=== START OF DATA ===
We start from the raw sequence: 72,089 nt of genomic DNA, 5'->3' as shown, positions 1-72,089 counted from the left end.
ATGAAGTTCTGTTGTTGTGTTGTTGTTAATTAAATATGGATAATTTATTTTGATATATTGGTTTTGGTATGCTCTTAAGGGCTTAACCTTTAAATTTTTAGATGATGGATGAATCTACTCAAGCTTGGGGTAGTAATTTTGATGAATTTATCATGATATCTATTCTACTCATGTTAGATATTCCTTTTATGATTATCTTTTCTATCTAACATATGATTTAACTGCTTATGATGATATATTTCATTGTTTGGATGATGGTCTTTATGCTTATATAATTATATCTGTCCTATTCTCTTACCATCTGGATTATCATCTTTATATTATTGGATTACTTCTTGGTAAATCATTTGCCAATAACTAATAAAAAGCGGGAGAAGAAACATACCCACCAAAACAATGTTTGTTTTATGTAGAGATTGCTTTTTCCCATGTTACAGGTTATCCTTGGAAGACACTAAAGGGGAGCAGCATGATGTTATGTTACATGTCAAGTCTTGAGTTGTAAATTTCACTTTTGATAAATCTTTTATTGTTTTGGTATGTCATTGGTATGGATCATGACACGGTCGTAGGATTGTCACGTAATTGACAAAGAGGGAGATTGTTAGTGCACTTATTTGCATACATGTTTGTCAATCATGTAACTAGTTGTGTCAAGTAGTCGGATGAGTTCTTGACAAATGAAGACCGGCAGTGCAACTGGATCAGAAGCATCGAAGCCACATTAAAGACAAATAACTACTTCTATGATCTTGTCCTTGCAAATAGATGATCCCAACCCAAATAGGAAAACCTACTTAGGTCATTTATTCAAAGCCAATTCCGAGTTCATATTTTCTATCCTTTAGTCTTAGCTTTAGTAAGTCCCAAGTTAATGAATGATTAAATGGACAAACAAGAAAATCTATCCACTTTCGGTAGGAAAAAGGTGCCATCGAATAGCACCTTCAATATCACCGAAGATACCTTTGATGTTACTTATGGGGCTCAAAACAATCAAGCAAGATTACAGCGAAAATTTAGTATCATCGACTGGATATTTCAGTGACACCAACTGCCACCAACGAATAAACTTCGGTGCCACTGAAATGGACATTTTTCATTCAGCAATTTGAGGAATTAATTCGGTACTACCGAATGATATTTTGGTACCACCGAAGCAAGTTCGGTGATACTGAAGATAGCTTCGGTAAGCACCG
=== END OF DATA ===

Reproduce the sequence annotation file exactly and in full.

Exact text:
We start from the raw sequence: 72,089 nt of genomic DNA, 5'->3' as shown, positions 1-72,089 counted from the left end.
ATGAAGTTCTGTTGTTGTGTTGTTGTTAATTAAATATGGATAATTTATTTTGATATATTGGTTTTGGTATGCTCTTAAGGGCTTAACCTTTAAATTTTTAGATGATGGATGAATCTACTCAAGCTTGGGGTAGTAATTTTGATGAATTTATCATGATATCTATTCTACTCATGTTAGATATTCCTTTTATGATTATCTTTTCTATCTAACATATGATTTAACTGCTTATGATGATATATTTCATTGTTTGGATGATGGTCTTTATGCTTATATAATTATATCTGTCCTATTCTCTTACCATCTGGATTATCATCTTTATATTATTGGATTACTTCTTGGTAAATCATTTGCCAATAACTAATAAAAAGCGGGAGAAGAAACATACCCACCAAAACAATGTTTGTTTTATGTAGAGATTGCTTTTTCCCATGTTACAGGTTATCCTTGGAAGACACTAAAGGGGAGCAGCATGATGTTATGTTACATGTCAAGTCTTGAGTTGTAAATTTCACTTTTGATAAATCTTTTATTGTTTTGGTATGTCATTGGTATGGATCATGACACGGTCGTAGGATTGTCACGTAATTGACAAAGAGGGAGATTGTTAGTGCACTTATTTGCATACATGTTTGTCAATCATGTAACTAGTTGTGTCAAGTAGTCGGATGAGTTCTTGACAAATGAAGACCGGCAGTGCAACTGGATCAGAAGCATCGAAGCCACATTAAAGACAAATAACTACTTCTATGATCTTGTCCTTGCAAATAGATGATCCCAACCCAAATAGGAAAACCTACTTAGGTCATTTATTCAAAGCCAATTCCGAGTTCATATTTTCTATCCTTTAGTCTTAGCTTTAGTAAGTCCCAAGTTAATGAATGATTAAATGGACAAACAAGAAAATCTATCCACTTTCGGTAGGAAAAAGGTGCCATCGAATAGCACCTTCAATATCACCGAAGATACCTTTGATGTTACTTATGGGGCTCAAAACAATCAAGCAAGATTACAGCGAAAATTTAGTATCATCGACTGGATATTTCAGTGACACCAACTGCCACCAACGAATAAACTTCGGTGCCACTGAAATGGACATTTTTCATTCAGCAATTTGAGGAATTAATTCGGTACTACCGAATGATATTTTGGTACCACCGAAGCAAGTTCGGTGATACTGAAGATAGCTTCGGTAAGCACCG